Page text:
News #3

Our office will be closed on Wednesday, June 19th in observance of Juneteenth. We will reopen on Thursday, June 20th.

News #3

Account Type

Solo 401(k)

A Solo 401(k) is similar to an employer-sponsored 401(k), except the account holder must be self-employed with no other employees and acts as both the employee and employer.

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At a Glance

What should you know about a self-directed Solo 401(k)?

Tax Benefits

Other Benefits

Getting Started

What Solo 401(k) plans does NDTCO offer?

Full Service

For business owners who are looking to adopt a prototype Solo 401(k) plan for themselves, and they plan on holding their assets at NDTCO, this option incorporates both the adoption plan rental and the bookkeeping services below.

Adoption Rental

This plan is for business owners looking to adopt a prototype (pre-approved by the IRS) plan for themselves only and want the plan administration to occur independently of NDTCO. Spouses can be added if they work for the company covered by the plan. 

Bookkeeping Only

This option is for business owners who already have a 401(k) plan document outside of NDTCO, but would like NDTCO to hold the assets and provide recordkeeping, such as statements reflecting the account value that can be provided to the plan administrator.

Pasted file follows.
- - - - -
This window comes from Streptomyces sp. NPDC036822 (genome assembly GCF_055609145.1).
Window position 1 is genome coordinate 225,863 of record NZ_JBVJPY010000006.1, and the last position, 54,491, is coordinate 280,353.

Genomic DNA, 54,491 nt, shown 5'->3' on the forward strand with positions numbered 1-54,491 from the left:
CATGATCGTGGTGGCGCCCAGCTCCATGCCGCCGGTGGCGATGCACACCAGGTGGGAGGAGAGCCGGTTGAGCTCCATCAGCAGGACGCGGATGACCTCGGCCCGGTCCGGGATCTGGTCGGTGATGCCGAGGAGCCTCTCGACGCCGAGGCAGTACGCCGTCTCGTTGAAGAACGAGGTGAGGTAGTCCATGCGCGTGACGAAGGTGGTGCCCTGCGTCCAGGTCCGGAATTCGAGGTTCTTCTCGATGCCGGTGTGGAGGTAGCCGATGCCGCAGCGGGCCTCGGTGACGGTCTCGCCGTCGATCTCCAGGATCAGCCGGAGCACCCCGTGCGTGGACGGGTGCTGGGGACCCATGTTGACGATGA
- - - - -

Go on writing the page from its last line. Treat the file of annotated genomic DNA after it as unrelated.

Distribution Rules

What should you know about Solo 401(k) distributions?

Minimum Distribution Facts

Early Distribution Facts


Getting Started

How do you fund your Solo 401(k) account?


As an employee, you can contribute 100% of your compensation up to $23,000 in 2024. As an employer, you can contribute 25% of compensation up to $46,000 in 2024.  

This brings the total annual limit for 2024 to $69,000, plus an additional $7,5000 (in employee contributions) for Solo 401(k) holders age 50 or above.


Solo 401(k)s can only be transferred to other 401(k)s or back and forth between Solo 401(k) and employer accounts.


The following account types can be rolled to or from a Solo 401(k): Traditional IRA, SEP IRA, and SIMPLE IRA (if the SIMPLE has been open at least two years).

Roth IRAs cannot be rolled into a Solo 401(k); however, Roth 401(k) funds can be rolled into a Roth IRA. Outside of Roth IRAs, any other type of qualified money can be rolled into a Solo 401(k). 

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Other Investments

ROI is everywhere if you know where to look

No financial advisor knows you better than yourself. With a Solo 401(k), you have the freedom to invest your tax-advantaged retirement funds in the assets you’re most passionate about. 

From real estate to startups to small businesses, if you can find it, we will help you fund it.


Education Center

Want to learn more about Solo 401(k) accounts?